Following her bitter divorce, all Khadijah Ahmad wanted to do was to leave the country to start life afresh. Friends in Dubai and Japan offered to take her in and after much contemplation, Katt, as she is known, decided to head to Tokyo, Japan.
Katt worked as a personal assistant to her friend and lived in Giza, Tokyo, for about four years.
Shortly after her arrival, while strolling in a residential area, she stumbled upon a group of Japanese women gathered to make polymer clay art. Fascinated by the tiny accessories and fridge magnets that these women fashioned out of polymer clay, Katt decided to join the group for two hours every weekend.
Katt recalled, “At the time, I was still feeling depressed over my failed marriage. Participating in the craft class took my mind off my troubles as crafting teeny-weeny items required my full concentration. The classes expanded my social circle and the new friends helped lift up my morale too. Through these ladies, I learnt a lot about the Japanese people, their culture and lifestyle. Japanese women generally keep themselves active and I adapted to that pace too.
“From young, the Japanese are taught not to waste and to create things that would last for a long time. That is why even in craft, they would rather use polymer clay to create a longer lasting piece of art, usually something useful, rather than merely playing with other types of modelling materials.”
Katt continued to present herself at the hobby group weekly long after she picked up the craft. Adopting the many Japanese principles and values in life, she believed that her newfound interest in polymer clay art helped pull her through that dark period.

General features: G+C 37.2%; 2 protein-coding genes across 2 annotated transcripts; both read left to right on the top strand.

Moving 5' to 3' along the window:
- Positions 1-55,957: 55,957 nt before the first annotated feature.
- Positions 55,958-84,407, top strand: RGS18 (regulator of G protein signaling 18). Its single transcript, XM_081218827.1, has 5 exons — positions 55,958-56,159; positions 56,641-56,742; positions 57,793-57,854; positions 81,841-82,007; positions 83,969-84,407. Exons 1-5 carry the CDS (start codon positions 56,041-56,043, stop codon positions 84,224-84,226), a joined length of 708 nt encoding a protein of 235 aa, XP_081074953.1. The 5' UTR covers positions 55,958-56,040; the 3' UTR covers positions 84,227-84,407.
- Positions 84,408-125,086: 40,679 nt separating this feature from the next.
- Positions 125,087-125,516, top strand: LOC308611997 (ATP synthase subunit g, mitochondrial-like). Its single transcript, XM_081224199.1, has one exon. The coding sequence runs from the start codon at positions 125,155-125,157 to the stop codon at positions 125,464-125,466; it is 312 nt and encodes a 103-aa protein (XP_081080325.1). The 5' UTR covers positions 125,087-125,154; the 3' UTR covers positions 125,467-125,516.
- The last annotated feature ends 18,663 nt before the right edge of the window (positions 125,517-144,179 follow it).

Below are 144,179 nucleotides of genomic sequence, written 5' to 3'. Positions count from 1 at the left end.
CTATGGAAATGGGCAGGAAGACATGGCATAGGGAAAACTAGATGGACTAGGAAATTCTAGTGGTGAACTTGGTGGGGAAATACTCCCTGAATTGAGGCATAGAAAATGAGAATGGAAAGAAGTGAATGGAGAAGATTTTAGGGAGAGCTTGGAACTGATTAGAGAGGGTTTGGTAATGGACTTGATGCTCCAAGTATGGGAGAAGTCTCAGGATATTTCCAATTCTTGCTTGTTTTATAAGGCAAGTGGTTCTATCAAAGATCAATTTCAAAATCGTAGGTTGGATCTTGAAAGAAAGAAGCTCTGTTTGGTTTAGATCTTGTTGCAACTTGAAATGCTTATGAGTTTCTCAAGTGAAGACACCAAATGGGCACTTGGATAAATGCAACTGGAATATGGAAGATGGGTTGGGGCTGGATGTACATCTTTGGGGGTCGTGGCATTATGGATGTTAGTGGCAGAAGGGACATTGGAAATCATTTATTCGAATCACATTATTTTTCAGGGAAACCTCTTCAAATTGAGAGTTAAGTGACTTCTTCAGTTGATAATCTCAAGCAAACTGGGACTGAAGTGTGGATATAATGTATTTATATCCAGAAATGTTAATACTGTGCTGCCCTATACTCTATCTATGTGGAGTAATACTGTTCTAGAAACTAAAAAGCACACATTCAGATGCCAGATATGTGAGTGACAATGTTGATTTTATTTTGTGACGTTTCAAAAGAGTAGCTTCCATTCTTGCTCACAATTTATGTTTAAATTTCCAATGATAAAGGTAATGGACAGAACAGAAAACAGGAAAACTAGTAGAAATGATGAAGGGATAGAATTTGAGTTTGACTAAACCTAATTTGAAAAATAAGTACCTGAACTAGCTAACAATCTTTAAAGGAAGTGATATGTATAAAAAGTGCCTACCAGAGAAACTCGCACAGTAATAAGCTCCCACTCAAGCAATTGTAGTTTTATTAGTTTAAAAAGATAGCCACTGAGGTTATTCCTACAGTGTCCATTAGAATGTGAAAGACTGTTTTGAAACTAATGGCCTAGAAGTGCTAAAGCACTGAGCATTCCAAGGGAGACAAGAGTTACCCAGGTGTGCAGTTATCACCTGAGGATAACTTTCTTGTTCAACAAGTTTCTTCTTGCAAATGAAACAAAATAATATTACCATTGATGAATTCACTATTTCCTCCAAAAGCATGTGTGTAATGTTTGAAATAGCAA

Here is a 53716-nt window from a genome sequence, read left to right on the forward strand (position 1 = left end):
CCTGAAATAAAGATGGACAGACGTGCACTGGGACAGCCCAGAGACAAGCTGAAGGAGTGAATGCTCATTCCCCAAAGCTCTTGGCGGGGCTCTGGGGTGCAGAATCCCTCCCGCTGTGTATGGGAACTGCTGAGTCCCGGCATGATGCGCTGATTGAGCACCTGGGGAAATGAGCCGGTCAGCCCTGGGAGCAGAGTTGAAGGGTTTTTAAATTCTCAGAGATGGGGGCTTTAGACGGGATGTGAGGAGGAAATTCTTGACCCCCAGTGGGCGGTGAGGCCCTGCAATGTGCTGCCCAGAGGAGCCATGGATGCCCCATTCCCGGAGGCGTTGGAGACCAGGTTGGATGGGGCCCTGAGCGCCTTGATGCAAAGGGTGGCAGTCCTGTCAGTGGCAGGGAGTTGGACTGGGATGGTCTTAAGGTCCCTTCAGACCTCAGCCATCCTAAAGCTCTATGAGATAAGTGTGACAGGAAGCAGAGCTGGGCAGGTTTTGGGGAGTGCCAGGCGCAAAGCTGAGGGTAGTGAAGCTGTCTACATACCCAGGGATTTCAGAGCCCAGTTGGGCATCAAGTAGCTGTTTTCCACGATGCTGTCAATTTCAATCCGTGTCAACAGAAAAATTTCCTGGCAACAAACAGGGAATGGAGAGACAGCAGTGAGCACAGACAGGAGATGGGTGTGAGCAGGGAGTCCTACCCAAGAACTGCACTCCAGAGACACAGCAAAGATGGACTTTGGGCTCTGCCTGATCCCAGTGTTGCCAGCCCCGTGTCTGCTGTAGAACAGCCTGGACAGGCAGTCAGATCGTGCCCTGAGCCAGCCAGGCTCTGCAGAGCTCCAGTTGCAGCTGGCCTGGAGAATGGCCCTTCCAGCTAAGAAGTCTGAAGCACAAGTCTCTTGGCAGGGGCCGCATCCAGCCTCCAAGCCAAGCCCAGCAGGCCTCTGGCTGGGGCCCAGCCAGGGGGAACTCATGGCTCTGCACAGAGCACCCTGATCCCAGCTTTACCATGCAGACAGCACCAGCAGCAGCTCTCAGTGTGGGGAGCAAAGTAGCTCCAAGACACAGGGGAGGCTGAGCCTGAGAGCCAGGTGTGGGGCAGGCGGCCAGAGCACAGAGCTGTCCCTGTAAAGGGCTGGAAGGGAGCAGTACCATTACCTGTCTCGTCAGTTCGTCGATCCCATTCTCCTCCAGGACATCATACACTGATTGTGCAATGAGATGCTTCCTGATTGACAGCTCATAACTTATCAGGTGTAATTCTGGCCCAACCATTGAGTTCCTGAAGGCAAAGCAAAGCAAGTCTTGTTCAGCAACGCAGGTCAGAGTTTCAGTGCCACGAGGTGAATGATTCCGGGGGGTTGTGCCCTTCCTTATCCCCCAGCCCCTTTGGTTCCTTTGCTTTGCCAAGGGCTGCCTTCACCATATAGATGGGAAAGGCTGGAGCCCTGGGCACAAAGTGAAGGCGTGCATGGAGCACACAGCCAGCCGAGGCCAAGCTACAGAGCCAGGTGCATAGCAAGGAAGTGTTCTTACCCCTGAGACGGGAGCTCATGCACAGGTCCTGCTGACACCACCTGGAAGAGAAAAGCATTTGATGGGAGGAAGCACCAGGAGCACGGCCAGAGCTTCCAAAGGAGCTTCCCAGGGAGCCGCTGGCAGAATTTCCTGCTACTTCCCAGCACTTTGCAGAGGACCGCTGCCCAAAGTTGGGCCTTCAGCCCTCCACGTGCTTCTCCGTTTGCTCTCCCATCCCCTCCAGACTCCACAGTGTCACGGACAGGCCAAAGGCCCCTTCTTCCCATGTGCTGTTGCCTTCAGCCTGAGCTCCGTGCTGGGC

In 2010, Katt decided to return to Malaysia as her elder daughter was about to sit for her Ujian Pencapaian Sekolah Rendah (UPSR). Not one to rest on her laurels anymore, just like a Japanese, Katt, besides looking after the needs of her two daughters, established a craft workshop in Kota Damansara. The workshop, under the aegis of the Human Resources Ministry’s “Program Azam Kerja” didn’t work out too well, unfortunately.
Shortly after that, Katt relocated Luvly Touch Training Centre to her current premises in Section U6 Shah Alam, where she now teaches people to make baby roses from polymer clay.
Explained Katt, “For a small fee, I teach my students, the majority of them single mothers, how to make baby roses. Once they are adept, they will purchase the raw material from me at only RM5 per bag of 50 grammes each. With the clay made into baby roses, I will purchase their completed work, giving them a profit of up to RM60 per bag or polymer clay, depending on how well they manage their raw material. From these baby roses, I turn them into brooches to be sold in Dubai through my friend who lives there.
“Even though one may think that making baby roses is tedious work, it is actually therapeutic for those who are not in the best frame of mind. Having been through a divorce, I have personal experience on how it feels like. The slew of ensuing issues could be overwhelming. Many of these workshop participants are in the same dark episode as I was and I know that by giving them something else to focus on which enables them to start a small home-based business, their new income stream would rebuild their self-confidence.”
Note: An edited version of this article [Surviving dark times] was published on 31st October, 2015, in the now-defunct The Malay Mail.
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